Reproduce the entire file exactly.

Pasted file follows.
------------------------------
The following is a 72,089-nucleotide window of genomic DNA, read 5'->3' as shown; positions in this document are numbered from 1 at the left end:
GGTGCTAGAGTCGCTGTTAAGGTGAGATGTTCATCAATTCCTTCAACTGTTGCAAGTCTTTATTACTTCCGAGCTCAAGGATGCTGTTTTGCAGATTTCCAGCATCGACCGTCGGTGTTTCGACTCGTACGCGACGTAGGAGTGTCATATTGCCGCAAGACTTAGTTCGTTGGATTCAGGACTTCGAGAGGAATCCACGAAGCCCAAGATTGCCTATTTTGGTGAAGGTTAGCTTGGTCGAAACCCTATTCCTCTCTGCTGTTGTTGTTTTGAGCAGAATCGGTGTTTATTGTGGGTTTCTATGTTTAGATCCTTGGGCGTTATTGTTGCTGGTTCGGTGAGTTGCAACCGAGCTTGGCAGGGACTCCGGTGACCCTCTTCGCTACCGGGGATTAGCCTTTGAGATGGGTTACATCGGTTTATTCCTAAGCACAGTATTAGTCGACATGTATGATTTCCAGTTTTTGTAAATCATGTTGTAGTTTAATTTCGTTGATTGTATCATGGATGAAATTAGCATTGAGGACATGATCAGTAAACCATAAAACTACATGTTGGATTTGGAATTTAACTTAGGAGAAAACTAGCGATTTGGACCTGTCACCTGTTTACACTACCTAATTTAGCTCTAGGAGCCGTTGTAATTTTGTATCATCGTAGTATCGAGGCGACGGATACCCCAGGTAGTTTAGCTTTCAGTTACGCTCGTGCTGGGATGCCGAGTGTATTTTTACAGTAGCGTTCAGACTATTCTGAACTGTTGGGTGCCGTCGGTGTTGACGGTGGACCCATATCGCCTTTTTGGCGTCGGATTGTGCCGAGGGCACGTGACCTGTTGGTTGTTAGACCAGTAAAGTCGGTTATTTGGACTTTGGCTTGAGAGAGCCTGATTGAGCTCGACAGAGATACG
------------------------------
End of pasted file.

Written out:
The following is a 72,089-nucleotide window of genomic DNA, read 5'->3' as shown; positions in this document are numbered from 1 at the left end:
GGTGCTAGAGTCGCTGTTAAGGTGAGATGTTCATCAATTCCTTCAACTGTTGCAAGTCTTTATTACTTCCGAGCTCAAGGATGCTGTTTTGCAGATTTCCAGCATCGACCGTCGGTGTTTCGACTCGTACGCGACGTAGGAGTGTCATATTGCCGCAAGACTTAGTTCGTTGGATTCAGGACTTCGAGAGGAATCCACGAAGCCCAAGATTGCCTATTTTGGTGAAGGTTAGCTTGGTCGAAACCCTATTCCTCTCTGCTGTTGTTGTTTTGAGCAGAATCGGTGTTTATTGTGGGTTTCTATGTTTAGATCCTTGGGCGTTATTGTTGCTGGTTCGGTGAGTTGCAACCGAGCTTGGCAGGGACTCCGGTGACCCTCTTCGCTACCGGGGATTAGCCTTTGAGATGGGTTACATCGGTTTATTCCTAAGCACAGTATTAGTCGACATGTATGATTTCCAGTTTTTGTAAATCATGTTGTAGTTTAATTTCGTTGATTGTATCATGGATGAAATTAGCATTGAGGACATGATCAGTAAACCATAAAACTACATGTTGGATTTGGAATTTAACTTAGGAGAAAACTAGCGATTTGGACCTGTCACCTGTTTACACTACCTAATTTAGCTCTAGGAGCCGTTGTAATTTTGTATCATCGTAGTATCGAGGCGACGGATACCCCAGGTAGTTTAGCTTTCAGTTACGCTCGTGCTGGGATGCCGAGTGTATTTTTACAGTAGCGTTCAGACTATTCTGAACTGTTGGGTGCCGTCGGTGTTGACGGTGGACCCATATCGCCTTTTTGGCGTCGGATTGTGCCGAGGGCACGTGACCTGTTGGTTGTTAGACCAGTAAAGTCGGTTATTTGGACTTTGGCTTGAGAGAGCCTGATTGAGCTCGACAGAGATACG